Advisors in those latter camps might rightly respond they are not legally required to be a fiduciary (at least not yet anyway). Or they might argue there’s nothing inherently wrong with accepting commissions as long as they adhere to regulations, especially those relating to product suitability.  And they might object to being expected to disclose their commissions and conflicts up front, something required of investment advisors, but again, not of securities reps and insurance agents.

But here’s the problem. When consumers read such an article, they believe what they read and actually use the points when searching for an advisor. They have no clue about the nuances of being life licensed vs. being an investment advisor vs. being a securities broker. So when a life agent says he’s not a fiduciary in a legal sense, the consumer will immediately become suspicious. Even though the author suggests that being a fiduciary in principle only is acceptable, that may come across as suspect. And advisors who lead consumers to believe they’re fiduciaries but really aren’t may be looking at errors-and-omissions claims in the future.

So apparently the author created a consumer checklist with lots of great advice, but also with a strong underlying bias. Problem is, he positions his advice as fact, and consumers will likely accept it as such, putting commissioned advisors on the defensive. So what should agents and brokers do? Here are a few tips that might help.

  • Don’t be too quick to disregard personal finance experts who tell you what you don’t want to hear. You may have discounted their content as being biased, but your prospects won’t have. You need to be familiar with what prospects are reading and then respond to the implicit challenges the content raises. In effect, you need to elevate your game to meet the challenge of today’s media, however biased it might be. And even biased content might contain elements of truth. For example, after reading article after article touting the importance of being a fiduciary, you might finally see the merits of the argument and get licensed as an investment advisor representative held to the fiduciary standard.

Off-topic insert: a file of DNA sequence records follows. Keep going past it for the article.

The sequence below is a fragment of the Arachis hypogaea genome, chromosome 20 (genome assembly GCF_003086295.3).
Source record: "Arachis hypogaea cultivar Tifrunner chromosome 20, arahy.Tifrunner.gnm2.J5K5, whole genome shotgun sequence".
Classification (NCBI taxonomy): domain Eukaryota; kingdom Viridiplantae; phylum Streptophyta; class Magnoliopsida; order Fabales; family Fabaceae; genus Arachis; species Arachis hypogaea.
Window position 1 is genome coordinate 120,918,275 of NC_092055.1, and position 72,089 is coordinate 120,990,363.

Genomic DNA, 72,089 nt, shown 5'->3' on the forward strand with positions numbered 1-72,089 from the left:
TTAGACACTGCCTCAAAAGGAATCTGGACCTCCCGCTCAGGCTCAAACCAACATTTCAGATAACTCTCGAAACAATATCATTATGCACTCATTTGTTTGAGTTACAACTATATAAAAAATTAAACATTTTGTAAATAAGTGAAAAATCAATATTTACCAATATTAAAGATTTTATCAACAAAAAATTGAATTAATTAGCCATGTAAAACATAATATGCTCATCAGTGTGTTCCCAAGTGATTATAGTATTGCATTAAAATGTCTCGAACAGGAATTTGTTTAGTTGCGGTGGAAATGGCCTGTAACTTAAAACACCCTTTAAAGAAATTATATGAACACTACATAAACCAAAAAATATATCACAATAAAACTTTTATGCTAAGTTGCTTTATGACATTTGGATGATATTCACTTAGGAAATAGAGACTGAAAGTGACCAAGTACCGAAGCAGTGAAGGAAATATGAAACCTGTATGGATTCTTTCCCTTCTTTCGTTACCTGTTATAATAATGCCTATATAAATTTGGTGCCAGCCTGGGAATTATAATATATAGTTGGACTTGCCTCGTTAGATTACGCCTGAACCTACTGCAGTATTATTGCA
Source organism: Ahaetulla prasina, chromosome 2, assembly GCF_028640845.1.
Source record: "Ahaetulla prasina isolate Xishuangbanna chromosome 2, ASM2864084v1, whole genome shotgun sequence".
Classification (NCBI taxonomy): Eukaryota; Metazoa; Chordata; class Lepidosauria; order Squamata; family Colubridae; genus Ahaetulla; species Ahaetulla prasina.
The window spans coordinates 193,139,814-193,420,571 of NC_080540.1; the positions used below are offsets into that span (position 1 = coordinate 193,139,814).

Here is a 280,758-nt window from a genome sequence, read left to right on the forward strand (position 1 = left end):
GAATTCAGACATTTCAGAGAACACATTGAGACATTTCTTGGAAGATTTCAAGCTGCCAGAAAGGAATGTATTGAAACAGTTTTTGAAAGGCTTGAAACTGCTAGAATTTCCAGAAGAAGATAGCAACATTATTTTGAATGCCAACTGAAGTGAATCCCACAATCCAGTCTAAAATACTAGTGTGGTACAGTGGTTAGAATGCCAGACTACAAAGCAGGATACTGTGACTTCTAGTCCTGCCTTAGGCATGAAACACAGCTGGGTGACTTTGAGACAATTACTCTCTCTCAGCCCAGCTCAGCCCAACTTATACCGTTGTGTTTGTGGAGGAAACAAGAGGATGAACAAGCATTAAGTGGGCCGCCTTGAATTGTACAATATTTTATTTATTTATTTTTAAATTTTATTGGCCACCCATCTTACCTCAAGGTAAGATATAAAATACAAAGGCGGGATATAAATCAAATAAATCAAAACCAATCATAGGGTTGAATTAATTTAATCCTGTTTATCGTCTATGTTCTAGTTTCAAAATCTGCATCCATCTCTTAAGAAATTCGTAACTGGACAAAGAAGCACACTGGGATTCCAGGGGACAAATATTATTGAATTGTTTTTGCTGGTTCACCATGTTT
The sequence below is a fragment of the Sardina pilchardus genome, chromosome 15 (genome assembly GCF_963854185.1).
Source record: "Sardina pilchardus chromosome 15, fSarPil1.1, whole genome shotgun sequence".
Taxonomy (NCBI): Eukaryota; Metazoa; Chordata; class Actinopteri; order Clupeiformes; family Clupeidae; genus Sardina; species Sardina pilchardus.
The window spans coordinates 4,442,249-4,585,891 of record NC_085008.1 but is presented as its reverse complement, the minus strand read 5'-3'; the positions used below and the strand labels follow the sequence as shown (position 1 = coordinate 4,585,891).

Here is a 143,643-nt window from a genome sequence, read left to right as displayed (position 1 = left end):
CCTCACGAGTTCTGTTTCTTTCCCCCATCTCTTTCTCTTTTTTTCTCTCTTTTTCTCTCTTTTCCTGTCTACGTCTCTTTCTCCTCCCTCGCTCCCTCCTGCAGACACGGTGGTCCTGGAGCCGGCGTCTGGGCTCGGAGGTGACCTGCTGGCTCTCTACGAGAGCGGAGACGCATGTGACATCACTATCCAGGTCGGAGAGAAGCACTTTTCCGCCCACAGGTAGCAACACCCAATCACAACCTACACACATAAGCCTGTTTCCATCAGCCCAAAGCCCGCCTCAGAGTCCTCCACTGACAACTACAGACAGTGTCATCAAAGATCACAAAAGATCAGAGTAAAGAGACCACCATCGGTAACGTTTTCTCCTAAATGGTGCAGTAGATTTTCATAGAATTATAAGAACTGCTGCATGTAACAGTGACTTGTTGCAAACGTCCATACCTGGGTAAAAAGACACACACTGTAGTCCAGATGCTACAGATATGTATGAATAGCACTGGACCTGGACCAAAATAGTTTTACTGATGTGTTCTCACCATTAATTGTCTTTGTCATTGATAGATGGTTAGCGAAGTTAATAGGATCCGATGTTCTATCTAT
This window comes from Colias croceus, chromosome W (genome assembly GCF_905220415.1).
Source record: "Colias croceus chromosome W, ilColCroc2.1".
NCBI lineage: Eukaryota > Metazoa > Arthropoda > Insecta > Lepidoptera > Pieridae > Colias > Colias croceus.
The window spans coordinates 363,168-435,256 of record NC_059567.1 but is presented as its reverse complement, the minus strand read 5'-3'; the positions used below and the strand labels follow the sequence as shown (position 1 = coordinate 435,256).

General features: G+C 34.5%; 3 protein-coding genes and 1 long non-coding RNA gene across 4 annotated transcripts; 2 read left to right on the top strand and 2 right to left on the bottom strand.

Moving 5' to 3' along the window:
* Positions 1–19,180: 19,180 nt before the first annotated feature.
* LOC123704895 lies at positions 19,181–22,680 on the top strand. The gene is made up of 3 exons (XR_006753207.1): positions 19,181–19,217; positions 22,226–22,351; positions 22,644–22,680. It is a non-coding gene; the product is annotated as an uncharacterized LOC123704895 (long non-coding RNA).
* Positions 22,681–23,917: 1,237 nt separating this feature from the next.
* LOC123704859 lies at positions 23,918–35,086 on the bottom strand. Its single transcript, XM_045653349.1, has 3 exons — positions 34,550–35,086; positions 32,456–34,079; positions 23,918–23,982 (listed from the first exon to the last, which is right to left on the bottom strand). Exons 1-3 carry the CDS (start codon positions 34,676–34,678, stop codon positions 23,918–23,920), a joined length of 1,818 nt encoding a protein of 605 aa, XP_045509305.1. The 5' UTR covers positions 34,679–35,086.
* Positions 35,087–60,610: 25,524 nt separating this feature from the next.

• Explain to prospects that legal requirements are important, but so are ethical values. For example, a licensed life insurance agent, though not held to a fiduciary standard, can operate with a strong commitment to ethical sales practices. It’s not the license held that makes a good advisor; it’s the commitment to integrity, along with experience and wisdom, that makes a great advisor.
  • Point out that many authors and so-called experts have their own axes to grind. For example, experts who agitate against annuities almost always stand to gain from the sale of annuity substitutes.
  • When a consumers point to a biased article, react calmly, not dismissively. If you come off overly aggressive or emotional, you will automatically validate the author’s position and neutralize your own.
  • Don’t write off all personal finance journalism and stop reading or listening to what appears in the leading magazines and programs. The only way you can rebut what’s out there is to know what’s out there.
  • Finally, treat consumers quoting biased media content as you would a sales objection. Understanding where they’re coming from, preparing an answer in advance, practicing your answer, and delivering it confidently and with no apologies is the best way to meet the challenge of biased journalism.

Because when all is said and done, people hire flesh-and-blood advisors who impress them with their experience and integrity, not famous advisors, experts, or authors who provide great, but sometimes slanted, advice.

For more information on affordable errors and omissions insurance for low-risk financial advisors, visit E&OforLess.com. For information on ethical sales practices, please visit the National Ethics Association’s Ethics Center.